# [Haskell-cafe] Powerset of a set

Wed Sep 16 14:38:37 UTC 2015

```Jerzy is right, of course. I should have issued the warning to Jorge: If you just want to understand how to compute the powerset, don't look into filterM. But in a way, filterM works like Jerzy's Prolog example:

filterM (const [False,True]) [] = [[]]
-- filterM is defined via foldr with base case (return []).

filterM (const [False,True]) (x:xs) = do

includeFirstElement <- [False,True]
-- in reality, includeFirstElem <- const [False,True] x

subsetOfxs <- filterM (const [False,True] xs)
-- recursive call.

return (if includeFirstElement then x:subsetOfxs else subsetOfxs)

In order to produce a sublist of a list,
we need to decide for each element if we want to include it in the sublist. That is, a sublist of xs :: [a] can be obtained by running

filter (p :: a -> Bool) xs

for some decision procedure p. The type of filterM allows the decision procedure to give more than one answer. In our case, the p, when asked "Should we include this particular element in the sublist?" always answers "Yes and No!".

Is there a monad transformer generalisation of filterM, where the monad [] is replaced by other monad(-transformer)s? Recall that many monad transformers rely on distributive laws.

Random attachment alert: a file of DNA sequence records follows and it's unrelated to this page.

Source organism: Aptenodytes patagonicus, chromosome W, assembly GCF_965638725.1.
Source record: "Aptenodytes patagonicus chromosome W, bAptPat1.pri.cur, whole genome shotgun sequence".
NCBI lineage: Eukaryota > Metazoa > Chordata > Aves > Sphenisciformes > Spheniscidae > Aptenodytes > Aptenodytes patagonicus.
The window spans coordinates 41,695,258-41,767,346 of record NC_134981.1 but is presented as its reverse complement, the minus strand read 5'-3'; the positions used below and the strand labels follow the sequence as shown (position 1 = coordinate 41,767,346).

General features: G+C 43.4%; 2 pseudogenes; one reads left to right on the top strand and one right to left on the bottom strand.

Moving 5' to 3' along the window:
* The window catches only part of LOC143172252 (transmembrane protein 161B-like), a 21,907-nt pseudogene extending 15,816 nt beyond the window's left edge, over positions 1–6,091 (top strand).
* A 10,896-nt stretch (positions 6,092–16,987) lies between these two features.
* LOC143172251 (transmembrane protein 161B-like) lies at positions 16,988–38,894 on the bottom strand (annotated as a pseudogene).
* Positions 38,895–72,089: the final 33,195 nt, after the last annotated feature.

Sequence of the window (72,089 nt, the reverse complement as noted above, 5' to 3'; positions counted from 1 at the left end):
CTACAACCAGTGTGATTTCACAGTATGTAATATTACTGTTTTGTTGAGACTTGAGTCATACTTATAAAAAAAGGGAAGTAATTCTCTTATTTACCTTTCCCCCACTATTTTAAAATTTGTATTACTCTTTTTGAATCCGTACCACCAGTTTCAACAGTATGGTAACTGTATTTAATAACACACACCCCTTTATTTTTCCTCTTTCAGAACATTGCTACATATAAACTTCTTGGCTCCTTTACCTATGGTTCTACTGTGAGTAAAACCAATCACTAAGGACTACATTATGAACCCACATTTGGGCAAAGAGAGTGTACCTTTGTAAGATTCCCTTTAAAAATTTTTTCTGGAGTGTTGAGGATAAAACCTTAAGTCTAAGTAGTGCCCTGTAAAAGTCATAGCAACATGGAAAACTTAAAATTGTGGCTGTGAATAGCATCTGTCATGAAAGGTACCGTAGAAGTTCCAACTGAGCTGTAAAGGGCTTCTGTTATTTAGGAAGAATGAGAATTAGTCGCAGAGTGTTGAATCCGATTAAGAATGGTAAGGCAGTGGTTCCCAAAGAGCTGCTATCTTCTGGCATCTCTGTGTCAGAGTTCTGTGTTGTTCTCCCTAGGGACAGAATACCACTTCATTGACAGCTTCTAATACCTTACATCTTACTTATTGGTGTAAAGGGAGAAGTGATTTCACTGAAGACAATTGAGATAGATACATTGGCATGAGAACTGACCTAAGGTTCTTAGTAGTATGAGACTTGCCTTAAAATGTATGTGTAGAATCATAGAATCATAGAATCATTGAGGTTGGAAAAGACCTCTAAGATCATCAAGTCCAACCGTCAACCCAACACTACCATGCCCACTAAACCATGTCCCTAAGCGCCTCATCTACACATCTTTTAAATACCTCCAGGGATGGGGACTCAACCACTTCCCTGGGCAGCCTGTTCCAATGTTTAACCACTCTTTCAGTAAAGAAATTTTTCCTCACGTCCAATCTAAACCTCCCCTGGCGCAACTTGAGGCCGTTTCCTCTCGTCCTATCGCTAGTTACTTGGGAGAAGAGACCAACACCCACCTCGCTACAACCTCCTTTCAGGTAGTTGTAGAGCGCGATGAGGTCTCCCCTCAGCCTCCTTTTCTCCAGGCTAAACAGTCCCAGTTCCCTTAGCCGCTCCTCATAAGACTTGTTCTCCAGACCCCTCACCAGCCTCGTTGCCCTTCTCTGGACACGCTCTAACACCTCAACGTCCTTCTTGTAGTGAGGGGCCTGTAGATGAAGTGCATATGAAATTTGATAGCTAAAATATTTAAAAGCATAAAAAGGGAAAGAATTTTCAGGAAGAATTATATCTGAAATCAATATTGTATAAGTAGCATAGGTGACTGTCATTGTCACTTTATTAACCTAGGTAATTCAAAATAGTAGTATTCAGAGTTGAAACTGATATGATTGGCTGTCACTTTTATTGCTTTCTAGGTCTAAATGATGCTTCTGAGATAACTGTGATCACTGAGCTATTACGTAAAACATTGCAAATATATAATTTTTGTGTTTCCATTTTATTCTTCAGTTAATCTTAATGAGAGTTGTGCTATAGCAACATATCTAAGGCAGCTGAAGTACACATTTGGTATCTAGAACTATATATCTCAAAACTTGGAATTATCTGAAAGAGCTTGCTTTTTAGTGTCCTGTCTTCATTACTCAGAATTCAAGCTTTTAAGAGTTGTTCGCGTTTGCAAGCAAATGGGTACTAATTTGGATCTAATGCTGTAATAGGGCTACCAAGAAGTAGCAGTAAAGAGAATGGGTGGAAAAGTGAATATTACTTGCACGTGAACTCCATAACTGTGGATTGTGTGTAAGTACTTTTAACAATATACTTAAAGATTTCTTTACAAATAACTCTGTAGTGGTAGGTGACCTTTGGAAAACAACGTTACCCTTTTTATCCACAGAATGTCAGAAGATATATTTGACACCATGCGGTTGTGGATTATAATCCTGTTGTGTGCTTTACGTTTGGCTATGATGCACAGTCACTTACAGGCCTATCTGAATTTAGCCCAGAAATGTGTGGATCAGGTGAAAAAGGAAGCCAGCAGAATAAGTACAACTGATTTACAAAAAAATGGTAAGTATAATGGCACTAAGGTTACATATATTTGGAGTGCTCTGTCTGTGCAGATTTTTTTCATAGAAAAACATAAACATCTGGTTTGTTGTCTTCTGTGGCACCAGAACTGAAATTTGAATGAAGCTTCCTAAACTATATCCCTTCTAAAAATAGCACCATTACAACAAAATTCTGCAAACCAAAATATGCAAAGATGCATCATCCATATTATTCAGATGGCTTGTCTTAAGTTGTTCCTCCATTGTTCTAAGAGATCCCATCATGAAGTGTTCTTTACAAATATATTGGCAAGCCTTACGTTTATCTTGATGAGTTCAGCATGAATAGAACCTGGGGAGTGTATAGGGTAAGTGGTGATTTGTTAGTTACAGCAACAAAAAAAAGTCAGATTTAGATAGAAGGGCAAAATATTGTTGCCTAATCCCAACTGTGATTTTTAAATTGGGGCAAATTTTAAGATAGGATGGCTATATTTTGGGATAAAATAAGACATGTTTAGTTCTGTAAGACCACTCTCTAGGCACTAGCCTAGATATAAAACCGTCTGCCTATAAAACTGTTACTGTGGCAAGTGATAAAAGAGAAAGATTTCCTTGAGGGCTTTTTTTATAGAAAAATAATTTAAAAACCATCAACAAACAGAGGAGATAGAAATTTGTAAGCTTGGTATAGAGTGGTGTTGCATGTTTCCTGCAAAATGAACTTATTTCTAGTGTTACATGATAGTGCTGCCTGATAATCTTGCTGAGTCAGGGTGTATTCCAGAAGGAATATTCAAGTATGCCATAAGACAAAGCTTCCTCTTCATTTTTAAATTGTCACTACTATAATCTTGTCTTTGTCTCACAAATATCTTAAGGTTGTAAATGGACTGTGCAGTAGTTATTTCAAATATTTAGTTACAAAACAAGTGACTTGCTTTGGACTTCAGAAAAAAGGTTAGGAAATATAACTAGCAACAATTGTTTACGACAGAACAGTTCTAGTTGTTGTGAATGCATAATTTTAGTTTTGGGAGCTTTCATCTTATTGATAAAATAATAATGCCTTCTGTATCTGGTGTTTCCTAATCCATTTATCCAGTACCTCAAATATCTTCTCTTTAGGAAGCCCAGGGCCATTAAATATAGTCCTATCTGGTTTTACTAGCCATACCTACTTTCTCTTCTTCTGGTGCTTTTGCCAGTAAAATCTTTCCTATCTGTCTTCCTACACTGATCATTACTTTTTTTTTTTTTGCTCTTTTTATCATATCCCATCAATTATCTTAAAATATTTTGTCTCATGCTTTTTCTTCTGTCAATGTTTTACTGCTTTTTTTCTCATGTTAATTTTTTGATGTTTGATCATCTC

class Distributive t where
distrib :: (Monad m) => t (m a) -> m (t a)
instance Distributive [] where
distrib = sequence

The term

\p -> liftM (\x -> liftM (\b -> if b then return x else mzero) (p x))

can be given the type

(Monad m, MonadPlus t) => (a -> m Bool) -> t a -> t (m (t a))

Therefore the term

\p -> (liftM join).distrib.(liftM (\x -> liftM (\b -> if b then return x else mzero) (p x)))

can be given the type

(MonadPlus t,Distributive t, Monad m) => (a -> m Bool) -> t a -> m (t a)

Indeed for t = [] it is equivalent to filterM. To explain what's going on, notice that

sequence :: Monad m => [m a] -> m [a]

computes, when m = [], all possible ways of picking one element from each list in a list of lists. One could say that sequence produces choice functions. I used sequence above: To compute the powerset of a set, replace each element x by the set {{},{x}}, then compute all choices, and then take the union of each such choice.

-- Olaf
```